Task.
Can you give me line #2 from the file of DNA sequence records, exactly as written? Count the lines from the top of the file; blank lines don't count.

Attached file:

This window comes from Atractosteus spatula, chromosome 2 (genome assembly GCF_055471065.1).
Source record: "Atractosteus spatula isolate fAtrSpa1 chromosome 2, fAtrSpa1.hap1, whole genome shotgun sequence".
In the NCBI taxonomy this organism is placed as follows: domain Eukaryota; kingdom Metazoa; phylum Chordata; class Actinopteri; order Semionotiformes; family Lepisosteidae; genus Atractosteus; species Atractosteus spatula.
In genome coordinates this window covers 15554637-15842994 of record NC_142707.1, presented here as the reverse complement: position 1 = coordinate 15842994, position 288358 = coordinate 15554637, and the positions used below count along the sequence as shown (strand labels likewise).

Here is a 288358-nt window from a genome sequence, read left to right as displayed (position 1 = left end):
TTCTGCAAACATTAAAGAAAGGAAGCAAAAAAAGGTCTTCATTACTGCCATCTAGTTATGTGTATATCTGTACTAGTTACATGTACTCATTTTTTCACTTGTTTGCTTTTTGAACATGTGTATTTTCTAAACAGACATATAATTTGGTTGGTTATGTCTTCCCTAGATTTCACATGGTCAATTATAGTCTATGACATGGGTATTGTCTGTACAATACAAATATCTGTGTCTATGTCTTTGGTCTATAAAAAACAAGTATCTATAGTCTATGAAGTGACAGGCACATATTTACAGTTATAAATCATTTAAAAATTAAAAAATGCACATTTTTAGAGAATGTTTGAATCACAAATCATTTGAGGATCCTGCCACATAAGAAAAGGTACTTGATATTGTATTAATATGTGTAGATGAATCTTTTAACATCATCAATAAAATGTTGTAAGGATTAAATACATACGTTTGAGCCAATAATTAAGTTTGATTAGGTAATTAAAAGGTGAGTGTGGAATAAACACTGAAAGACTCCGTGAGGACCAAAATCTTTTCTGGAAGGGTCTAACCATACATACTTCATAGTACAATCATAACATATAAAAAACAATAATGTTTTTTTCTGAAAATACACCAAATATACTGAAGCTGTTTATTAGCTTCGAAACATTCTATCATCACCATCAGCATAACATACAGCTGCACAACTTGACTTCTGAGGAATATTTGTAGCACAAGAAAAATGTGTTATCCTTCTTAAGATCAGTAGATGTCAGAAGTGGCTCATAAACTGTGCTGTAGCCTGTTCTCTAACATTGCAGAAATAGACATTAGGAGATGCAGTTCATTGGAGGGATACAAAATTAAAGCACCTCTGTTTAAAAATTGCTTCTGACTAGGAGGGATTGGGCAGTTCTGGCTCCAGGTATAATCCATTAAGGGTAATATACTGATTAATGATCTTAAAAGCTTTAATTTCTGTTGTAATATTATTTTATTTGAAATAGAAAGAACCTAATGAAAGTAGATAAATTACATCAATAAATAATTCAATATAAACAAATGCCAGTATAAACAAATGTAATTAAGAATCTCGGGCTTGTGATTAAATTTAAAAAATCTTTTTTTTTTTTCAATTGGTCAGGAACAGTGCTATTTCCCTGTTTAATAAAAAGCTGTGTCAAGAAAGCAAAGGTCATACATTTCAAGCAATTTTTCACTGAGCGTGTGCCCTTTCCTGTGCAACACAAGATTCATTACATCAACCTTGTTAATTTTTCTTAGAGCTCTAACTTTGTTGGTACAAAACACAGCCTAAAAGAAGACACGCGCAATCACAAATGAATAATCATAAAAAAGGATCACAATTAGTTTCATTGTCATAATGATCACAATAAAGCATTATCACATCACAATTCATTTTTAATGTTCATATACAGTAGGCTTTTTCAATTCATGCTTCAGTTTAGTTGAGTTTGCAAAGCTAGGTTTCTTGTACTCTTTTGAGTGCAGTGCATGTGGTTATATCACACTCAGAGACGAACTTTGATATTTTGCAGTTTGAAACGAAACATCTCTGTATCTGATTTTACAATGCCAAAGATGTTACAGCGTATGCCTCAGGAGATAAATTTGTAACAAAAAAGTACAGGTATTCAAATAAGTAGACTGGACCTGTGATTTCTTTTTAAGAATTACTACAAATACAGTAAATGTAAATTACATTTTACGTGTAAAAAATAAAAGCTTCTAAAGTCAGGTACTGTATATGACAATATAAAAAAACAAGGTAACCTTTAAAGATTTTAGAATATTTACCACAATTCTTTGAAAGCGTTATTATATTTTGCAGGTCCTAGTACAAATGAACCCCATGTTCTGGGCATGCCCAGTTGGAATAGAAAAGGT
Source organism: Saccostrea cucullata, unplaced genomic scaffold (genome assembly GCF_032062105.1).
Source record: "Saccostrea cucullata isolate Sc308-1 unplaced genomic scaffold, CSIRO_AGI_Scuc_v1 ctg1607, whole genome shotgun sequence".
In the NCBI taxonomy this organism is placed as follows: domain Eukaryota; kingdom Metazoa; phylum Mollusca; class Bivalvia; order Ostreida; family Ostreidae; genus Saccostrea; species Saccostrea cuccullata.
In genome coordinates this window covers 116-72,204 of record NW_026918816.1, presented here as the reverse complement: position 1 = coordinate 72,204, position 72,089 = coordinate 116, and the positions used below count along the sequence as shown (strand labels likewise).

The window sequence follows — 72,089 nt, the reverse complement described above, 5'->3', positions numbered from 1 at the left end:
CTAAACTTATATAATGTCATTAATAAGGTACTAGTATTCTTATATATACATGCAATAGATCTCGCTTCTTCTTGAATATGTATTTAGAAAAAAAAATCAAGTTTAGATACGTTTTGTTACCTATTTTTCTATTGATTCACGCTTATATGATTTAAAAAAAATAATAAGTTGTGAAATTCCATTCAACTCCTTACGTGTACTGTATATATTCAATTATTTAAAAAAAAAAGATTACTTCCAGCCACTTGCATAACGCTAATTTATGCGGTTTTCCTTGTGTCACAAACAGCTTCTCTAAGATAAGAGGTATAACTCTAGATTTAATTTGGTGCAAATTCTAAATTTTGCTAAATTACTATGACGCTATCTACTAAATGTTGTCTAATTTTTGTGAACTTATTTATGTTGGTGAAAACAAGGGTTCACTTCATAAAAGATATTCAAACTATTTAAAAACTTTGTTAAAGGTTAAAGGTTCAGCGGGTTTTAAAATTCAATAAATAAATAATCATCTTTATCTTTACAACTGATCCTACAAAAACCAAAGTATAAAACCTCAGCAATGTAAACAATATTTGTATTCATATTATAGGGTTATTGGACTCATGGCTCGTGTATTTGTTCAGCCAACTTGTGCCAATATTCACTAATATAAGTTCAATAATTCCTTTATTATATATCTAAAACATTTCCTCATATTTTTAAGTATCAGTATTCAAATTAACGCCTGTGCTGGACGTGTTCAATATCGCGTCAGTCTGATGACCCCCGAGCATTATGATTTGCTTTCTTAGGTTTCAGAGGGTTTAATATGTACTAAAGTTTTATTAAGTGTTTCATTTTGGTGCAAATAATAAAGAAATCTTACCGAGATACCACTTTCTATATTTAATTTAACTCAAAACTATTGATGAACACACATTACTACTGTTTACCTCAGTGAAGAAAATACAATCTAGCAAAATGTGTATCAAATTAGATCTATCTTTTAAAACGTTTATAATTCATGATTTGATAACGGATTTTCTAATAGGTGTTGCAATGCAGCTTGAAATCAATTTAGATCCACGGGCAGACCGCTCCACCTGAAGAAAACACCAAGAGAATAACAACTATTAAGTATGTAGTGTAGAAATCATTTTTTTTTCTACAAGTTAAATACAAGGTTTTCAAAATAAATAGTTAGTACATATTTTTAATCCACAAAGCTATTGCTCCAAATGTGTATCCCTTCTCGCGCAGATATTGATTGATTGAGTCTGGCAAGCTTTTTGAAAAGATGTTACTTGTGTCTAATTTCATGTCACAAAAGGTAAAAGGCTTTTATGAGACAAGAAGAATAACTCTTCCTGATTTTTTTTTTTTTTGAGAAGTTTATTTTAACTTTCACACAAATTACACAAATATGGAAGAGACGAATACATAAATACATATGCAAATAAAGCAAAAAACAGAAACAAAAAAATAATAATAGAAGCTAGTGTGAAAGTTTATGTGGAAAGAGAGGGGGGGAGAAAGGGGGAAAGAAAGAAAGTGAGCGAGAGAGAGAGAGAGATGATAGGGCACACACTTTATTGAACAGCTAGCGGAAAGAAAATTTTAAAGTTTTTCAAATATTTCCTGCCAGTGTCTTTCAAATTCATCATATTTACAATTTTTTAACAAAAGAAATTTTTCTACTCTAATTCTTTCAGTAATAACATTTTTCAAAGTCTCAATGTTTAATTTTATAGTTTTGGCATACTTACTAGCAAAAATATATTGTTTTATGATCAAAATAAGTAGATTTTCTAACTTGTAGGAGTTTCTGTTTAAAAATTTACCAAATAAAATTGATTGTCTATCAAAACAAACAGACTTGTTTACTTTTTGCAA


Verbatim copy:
Source record: "Atractosteus spatula isolate fAtrSpa1 chromosome 2, fAtrSpa1.hap1, whole genome shotgun sequence".